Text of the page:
Subjects

Open Evening Wednesday 29th September

PSHE

Intent

What we are trying to achieve with our curriculum

PSHE at Beckets aims to equip children with essential skills for life; it intends to develop the whole child through carefully planned and resourced lessons that develop the knowledge, skills, virtues and attributes children need to protect and enhance their wellbeing. Through these lessons, children will learn how to stay safe and healthy, build and maintain successful relationships and become active citizens, responsibly participating in society around them. Successful PSHE curriculum coverage is a vital tool in preparing children for life in society now and in the future. PSHE aims to cover a wide range of the social and emotional aspects of learning, enabling children to develop their identity and self-esteem as active, confident members of their community. The themes and topics support social, moral, spiritual and cultural development and provide children with protective teaching on essential safeguarding issues, developing their knowledge of when and how they can ask for help. Becket’s PSHE is based the Learning Outcomes and Core Themes provided by the PSHE Association Programme of Study which is widely used by schools in England and is recommended and referred to by the DfE in all key documentation relating to PSHE provision in schools. This scheme of work follows the three core areas of Health and Wellbeing, Relationships and Living in the Wider World. The scheme of work fulfils the requirements of 2020 Statutory Relationships, Sex and Health Education, setting these learning intentions in the context of a broad and balanced PSHE curriculum. The PSHE curriculum at Beckets is also based on and taught in line with the Catholic Education Service Model RSE policy.
Implementation

How we deliver our curriculum

Pupils have a fortnightly timetabled lesson. We follow the PSHE Association’s programme of study for both KS3 and KS4 which covers RSE and health education but also economic wellbeing, financial management and careers education. It is delivered in a way that means that each year group gets the opportunity to explore the different strands in more depth as they progress up the school (spiral curriculum). Teachers are provided with lesson objectives linked to the virtues and lesson resources to use with their class. Assessment for learning opportunities are built into each lesson which enable self-evaluation and reflective learning and allow teachers to evaluate and assess progress. Each lesson begins with a discussion of children’s existing knowledge and experience, providing an opportunity for baseline assessment. Each lesson ends with an opportunity to consolidate and reflect upon learning. Each year group will complete a questionnaire at the beginning and end of each year allowing progress to be recorded and tracked. Teachers are encouraged to debate and discuss issues with pupils but with regard to agreed ground rules and the Catholic ethos of the school. Resources are also provided for communicating with parents and carers about how and why each theme is covered and suggestions for extending the learning at home.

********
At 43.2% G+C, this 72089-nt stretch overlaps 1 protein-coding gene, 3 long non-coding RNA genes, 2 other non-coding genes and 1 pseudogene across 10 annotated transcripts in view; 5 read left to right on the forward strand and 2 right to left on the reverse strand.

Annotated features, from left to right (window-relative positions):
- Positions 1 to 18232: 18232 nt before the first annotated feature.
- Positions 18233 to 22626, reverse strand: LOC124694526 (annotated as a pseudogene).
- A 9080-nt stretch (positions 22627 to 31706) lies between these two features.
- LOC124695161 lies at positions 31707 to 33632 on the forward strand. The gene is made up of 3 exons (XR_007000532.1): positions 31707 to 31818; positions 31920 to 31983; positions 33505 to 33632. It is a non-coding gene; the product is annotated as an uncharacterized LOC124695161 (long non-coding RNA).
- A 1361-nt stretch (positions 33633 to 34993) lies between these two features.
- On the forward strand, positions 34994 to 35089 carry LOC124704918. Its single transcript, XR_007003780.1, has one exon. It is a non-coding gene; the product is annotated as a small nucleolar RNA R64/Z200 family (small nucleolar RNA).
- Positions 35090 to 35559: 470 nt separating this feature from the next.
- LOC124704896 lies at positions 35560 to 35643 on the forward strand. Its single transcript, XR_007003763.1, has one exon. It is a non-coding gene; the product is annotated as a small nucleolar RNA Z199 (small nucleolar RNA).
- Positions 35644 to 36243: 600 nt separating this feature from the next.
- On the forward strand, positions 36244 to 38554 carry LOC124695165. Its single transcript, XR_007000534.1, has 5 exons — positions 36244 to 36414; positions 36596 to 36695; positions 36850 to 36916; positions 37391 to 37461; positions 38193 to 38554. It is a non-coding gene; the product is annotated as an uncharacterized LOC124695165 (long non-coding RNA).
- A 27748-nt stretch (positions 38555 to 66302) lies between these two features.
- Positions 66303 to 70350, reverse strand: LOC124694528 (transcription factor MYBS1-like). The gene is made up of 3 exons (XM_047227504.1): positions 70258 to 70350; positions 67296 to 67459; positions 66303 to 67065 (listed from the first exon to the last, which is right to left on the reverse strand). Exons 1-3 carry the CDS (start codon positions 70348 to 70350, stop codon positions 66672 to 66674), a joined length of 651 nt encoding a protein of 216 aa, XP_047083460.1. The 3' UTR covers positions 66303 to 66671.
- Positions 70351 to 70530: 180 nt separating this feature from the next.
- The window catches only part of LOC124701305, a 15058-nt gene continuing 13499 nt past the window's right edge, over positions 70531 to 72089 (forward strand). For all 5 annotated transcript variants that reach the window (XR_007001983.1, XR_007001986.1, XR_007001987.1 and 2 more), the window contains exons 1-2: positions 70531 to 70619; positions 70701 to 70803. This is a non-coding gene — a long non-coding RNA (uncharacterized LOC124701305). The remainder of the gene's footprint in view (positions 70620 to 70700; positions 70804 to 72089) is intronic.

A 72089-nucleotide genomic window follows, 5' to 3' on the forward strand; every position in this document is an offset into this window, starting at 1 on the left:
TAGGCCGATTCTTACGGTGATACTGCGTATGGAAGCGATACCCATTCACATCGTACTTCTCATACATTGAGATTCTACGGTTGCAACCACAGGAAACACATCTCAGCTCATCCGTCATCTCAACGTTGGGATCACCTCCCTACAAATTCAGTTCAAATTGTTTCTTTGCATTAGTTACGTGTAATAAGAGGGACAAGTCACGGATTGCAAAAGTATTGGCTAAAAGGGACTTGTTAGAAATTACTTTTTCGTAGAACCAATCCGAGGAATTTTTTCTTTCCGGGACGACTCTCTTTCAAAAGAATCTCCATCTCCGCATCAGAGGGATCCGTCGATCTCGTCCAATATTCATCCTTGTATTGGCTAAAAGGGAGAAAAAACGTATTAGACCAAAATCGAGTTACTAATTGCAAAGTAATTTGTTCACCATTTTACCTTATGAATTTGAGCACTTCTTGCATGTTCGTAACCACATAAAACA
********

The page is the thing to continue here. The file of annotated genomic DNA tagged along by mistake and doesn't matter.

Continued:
Impact

The difference that our curriculum makes to our pupils

PSHE education helps pupils to develop the knowledge, skills and attributes they need to thrive as individuals, family members and members of society. From making responsible decisions about alcohol to succeeding in their first job, PSHE education helps pupils to manage many of the most critical opportunities, challenges and responsibilities they will face growing up.

A growing body of research shows that pupils who are emotionally healthy do better at school. PSHE education helps children and young people to achieve their potential by supporting their wellbeing and tackling issues that can affect their ability to learn, such as anxiety and unhealthy relationships. PSHE education also helps pupils to develop skills and aptitudes – like teamwork, communication, and resilience – that are crucial to navigating the challenges and opportunities of the modern world, and are increasingly valued by employers.

During PSHE lessons, children are enabled to develop the vocabulary and confidence needed to clearly articulate their thoughts and feelings in a climate of openness, trust and respect, and know when and how they can seek the support of others. They will apply their understanding of society to their everyday interactions, from the classroom to the wider community of which they are a part. PSHE supports the active development of a school culture that prioritises physical and mental health and wellbeing, providing children with skills to evaluate and understand their own wellbeing needs, practise self-care and contribute positively to the wellbeing of those around them. Successful PSHE education can have a positive impact on the whole child, including their academic development and progress, by mitigating any social and emotional barriers to learning and building confidence and self-esteem. Evidence suggests that successful PSHE education also helps disadvantaged and vulnerable children achieve to a greater extent by raising aspirations and empowering them with skills to overcome barriers they face. PSHE is used as a whole-school approach to positively impact wellbeing, safeguarding and SMSC outcomes. This can ensure that all children are able to develop the knowledge, skills and attributes they need to succeed at school and in the wider world.